Collection authors Miren Iturriza-Gómara and John Harris on the importance of detecting sporadic norovirus cases in the community
Norovirus infects people of all ages across the world, and in high income countries it has been identified as the principal cause of vomiting and diarrhoea. Norovirus has also been identified as the leading cause of foodborne gastroenteritis. Norovirus disease is relatively mild, and most people who get norovirus will not seek medical care, and even if they do, a laboratory diagnosis is unlikely unless the person is thought to be part of an outbreak.
Data from targeted studies and modelling have demonstrated that most norovirus disease occurs in infants and young children, but norovirus is not routinely investigated as a cause of paediatric gastroenteritis. With regards to norovirus strain diversity, most of the available data comes from outbreak causing strains. However, there is an increasing number of studies that have characterised norovirus strains associated with sporadic disease in children.
In the relatively small number of countries in which norovirus surveillance is in place, it is limited to foodborne and/or healthcare associated outbreaks. It has become apparent, despite the high diversity of noroviruses, strains of the GII-4 genotype are the most common worldwide. The reasons for their persistence in the population are not fully understood, but their ability to mutate generating strains with new antigenic profiles is believed to be one of the main drivers of their success. Existing surveillance data provide clear evidence that most outbreaks, and in particular those associated with healthcare settings, are caused by GII-4 strains. These strains evolve continuously through drift, generating a “cloud” of GII-4 variant strains from which a new pandemic strain emerges every two to four years. However, information on the diversity and co-circulation of different GII-4 strains associated with sporadic gastroenteritis is scarce due to a lack of any systematic surveillance.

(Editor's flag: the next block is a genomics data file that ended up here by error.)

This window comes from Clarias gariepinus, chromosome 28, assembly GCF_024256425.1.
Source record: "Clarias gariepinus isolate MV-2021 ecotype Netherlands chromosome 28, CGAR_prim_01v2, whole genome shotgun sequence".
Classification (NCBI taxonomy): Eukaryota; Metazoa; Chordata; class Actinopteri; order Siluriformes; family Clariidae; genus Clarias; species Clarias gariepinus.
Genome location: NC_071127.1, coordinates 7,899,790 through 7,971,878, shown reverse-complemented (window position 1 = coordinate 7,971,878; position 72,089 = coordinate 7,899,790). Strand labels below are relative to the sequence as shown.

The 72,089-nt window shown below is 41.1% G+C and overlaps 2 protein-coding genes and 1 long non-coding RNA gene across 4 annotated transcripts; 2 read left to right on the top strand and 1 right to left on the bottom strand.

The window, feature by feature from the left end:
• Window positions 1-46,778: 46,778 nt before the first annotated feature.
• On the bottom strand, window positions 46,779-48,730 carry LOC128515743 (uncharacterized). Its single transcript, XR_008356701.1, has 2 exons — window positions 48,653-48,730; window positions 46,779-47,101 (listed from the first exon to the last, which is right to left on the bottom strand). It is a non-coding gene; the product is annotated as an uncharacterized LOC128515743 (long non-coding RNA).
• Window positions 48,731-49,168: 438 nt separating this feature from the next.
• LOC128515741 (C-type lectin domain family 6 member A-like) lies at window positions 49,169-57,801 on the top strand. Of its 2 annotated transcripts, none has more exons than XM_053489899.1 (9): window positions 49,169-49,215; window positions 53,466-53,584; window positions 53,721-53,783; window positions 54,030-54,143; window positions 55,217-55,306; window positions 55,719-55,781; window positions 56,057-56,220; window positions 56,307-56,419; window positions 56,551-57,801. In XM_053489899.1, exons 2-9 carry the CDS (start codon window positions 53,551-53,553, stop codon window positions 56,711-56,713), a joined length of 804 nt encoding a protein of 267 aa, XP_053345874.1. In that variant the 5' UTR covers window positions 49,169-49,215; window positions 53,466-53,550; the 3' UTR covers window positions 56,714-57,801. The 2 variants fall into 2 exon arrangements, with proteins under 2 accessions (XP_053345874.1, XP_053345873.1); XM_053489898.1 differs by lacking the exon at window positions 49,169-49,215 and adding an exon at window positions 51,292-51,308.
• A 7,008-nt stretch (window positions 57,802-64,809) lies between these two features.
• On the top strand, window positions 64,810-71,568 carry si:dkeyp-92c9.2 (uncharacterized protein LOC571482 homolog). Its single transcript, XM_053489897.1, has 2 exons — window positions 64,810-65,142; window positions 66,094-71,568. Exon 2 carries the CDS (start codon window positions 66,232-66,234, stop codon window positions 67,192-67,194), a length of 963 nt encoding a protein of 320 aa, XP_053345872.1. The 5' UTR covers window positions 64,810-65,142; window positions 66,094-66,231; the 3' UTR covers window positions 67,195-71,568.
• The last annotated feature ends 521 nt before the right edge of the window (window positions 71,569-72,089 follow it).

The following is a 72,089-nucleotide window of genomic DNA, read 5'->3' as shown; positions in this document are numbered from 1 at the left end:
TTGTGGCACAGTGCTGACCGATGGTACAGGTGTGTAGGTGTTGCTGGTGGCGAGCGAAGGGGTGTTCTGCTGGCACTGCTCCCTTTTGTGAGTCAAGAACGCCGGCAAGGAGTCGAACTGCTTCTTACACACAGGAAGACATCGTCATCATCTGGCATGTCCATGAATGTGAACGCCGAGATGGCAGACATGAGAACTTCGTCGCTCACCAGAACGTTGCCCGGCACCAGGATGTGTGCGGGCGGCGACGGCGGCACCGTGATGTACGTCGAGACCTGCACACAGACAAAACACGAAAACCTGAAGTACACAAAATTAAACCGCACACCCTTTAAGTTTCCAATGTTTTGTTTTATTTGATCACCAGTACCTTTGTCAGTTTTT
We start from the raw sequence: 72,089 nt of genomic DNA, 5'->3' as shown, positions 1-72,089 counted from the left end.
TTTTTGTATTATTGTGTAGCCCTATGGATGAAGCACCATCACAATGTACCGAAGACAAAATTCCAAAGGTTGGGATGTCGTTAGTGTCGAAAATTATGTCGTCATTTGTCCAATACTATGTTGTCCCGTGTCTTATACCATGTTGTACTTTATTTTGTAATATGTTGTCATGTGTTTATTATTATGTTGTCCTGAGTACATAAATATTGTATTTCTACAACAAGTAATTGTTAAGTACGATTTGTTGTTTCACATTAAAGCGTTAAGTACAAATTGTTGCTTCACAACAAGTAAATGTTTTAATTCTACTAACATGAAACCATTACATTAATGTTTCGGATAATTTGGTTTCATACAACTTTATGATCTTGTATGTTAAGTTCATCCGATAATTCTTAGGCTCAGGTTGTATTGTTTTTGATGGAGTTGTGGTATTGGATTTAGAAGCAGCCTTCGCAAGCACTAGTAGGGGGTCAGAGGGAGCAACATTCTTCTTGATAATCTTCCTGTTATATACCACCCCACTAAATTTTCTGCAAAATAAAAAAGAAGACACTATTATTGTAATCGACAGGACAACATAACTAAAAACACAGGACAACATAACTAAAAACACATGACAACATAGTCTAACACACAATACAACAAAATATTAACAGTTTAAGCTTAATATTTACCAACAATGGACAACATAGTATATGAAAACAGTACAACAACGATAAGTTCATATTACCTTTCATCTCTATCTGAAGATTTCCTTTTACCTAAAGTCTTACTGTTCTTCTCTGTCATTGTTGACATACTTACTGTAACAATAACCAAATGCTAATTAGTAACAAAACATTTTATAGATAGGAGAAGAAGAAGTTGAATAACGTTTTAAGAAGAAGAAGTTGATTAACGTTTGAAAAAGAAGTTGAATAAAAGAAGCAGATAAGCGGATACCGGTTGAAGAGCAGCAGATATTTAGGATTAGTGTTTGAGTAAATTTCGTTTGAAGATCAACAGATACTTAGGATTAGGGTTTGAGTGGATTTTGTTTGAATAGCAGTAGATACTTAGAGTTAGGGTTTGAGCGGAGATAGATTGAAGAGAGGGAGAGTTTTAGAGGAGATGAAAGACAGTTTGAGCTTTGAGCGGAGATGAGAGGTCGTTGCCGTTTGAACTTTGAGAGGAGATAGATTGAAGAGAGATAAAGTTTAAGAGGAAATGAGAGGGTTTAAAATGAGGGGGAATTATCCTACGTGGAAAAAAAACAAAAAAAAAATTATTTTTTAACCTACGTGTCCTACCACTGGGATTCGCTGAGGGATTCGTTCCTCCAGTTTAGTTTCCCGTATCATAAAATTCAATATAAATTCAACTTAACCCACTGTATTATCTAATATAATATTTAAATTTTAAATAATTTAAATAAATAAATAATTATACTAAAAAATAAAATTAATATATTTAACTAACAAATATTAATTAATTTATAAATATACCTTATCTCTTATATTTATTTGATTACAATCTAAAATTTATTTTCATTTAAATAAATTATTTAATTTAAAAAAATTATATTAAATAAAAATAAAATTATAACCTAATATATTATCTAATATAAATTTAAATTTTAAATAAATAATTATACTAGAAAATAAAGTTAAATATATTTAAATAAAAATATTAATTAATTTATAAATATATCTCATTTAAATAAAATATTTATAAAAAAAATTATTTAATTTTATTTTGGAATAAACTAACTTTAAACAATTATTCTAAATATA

A recent analysis of norovirus using archived samples from large studies of sporadic gastroenteritis conducted in the UK and Malawi, identified that the pandemic GII-4 strains Sydney/2012 and New Orleans/2009 were circulating in the community up to 18 years prior to their recognition as pandemic strains. The data suggest that although the majority of strains circulating among sporadic cases belonged to the strains identified as epidemic in their corresponding years or period, the range of GII-4 strains found in sporadic cases was more diverse than that associated with outbreaks. These data also suggest the need for a more systematic and representative approach to norovirus diagnosis and strain surveillance that includes capturing more cases of sporadic gastroenteritis across the entire population. This may allow for the early detection of novel strains and the increase the ability to assess a strains potential to become epidemic or pandemic.
The development of new surveillance strategies, perhaps focused around children and schools, coupled with the use of home testing kits, might be one approach to filling surveillance gaps, particularly in gaining understanding of circulating strains in the community. Furthermore, as the prospect of norovirus vaccination gets closer, better understanding the relationship between strain diversity and degree of cross-protection is required in order to design the most effective strategies for vaccination and vaccine development.
Miren Iturriza-Gómara is Professor of Virology at the University of Liverpool.
Her research interest include enteric virus infections and vaccines and has worked
on the molecular epidemiology and evolution of rotavirus and norovirus for over 15 years.
John Harris is a lecturer at the University of Liverpool. He has worked on the surveillance of gastrointestinal pathogens, with a particular interest in norovirus for over ten years. In 2014 he was awarded a PhD from the University of Liverpool researching the epidemiology of norovirus outbreaks in hospitals.